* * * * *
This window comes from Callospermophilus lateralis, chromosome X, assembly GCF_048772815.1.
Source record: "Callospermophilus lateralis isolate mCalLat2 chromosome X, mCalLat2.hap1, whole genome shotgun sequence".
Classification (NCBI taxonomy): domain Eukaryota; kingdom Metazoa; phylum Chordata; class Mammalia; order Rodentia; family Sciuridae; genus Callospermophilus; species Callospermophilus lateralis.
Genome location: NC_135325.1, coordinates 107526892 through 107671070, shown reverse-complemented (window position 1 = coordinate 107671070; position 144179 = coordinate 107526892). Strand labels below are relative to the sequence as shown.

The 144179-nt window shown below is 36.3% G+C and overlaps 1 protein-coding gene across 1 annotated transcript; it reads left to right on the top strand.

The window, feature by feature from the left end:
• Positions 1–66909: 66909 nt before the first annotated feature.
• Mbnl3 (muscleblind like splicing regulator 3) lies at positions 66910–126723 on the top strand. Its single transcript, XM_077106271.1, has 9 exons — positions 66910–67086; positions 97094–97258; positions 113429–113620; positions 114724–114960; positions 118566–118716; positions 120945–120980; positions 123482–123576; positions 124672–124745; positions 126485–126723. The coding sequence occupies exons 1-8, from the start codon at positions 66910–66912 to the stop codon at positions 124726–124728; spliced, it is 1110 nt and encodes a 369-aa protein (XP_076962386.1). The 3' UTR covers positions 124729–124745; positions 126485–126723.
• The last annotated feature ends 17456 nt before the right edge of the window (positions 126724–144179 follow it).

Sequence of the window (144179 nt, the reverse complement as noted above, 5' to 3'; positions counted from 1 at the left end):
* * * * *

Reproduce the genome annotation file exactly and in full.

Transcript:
This window comes from Callospermophilus lateralis, chromosome X, assembly GCF_048772815.1.
Source record: "Callospermophilus lateralis isolate mCalLat2 chromosome X, mCalLat2.hap1, whole genome shotgun sequence".
Classification (NCBI taxonomy): domain Eukaryota; kingdom Metazoa; phylum Chordata; class Mammalia; order Rodentia; family Sciuridae; genus Callospermophilus; species Callospermophilus lateralis.
Genome location: NC_135325.1, coordinates 107526892 through 107671070, shown reverse-complemented (window position 1 = coordinate 107671070; position 144179 = coordinate 107526892). Strand labels below are relative to the sequence as shown.

The 144179-nt window shown below is 36.3% G+C and overlaps 1 protein-coding gene across 1 annotated transcript; it reads left to right on the top strand.

The window, feature by feature from the left end:
• Positions 1–66909: 66909 nt before the first annotated feature.
• Mbnl3 (muscleblind like splicing regulator 3) lies at positions 66910–126723 on the top strand. Its single transcript, XM_077106271.1, has 9 exons — positions 66910–67086; positions 97094–97258; positions 113429–113620; positions 114724–114960; positions 118566–118716; positions 120945–120980; positions 123482–123576; positions 124672–124745; positions 126485–126723. The coding sequence occupies exons 1-8, from the start codon at positions 66910–66912 to the stop codon at positions 124726–124728; spliced, it is 1110 nt and encodes a 369-aa protein (XP_076962386.1). The 3' UTR covers positions 124729–124745; positions 126485–126723.
• The last annotated feature ends 17456 nt before the right edge of the window (positions 126724–144179 follow it).

Sequence of the window (144179 nt, the reverse complement as noted above, 5' to 3'; positions counted from 1 at the left end):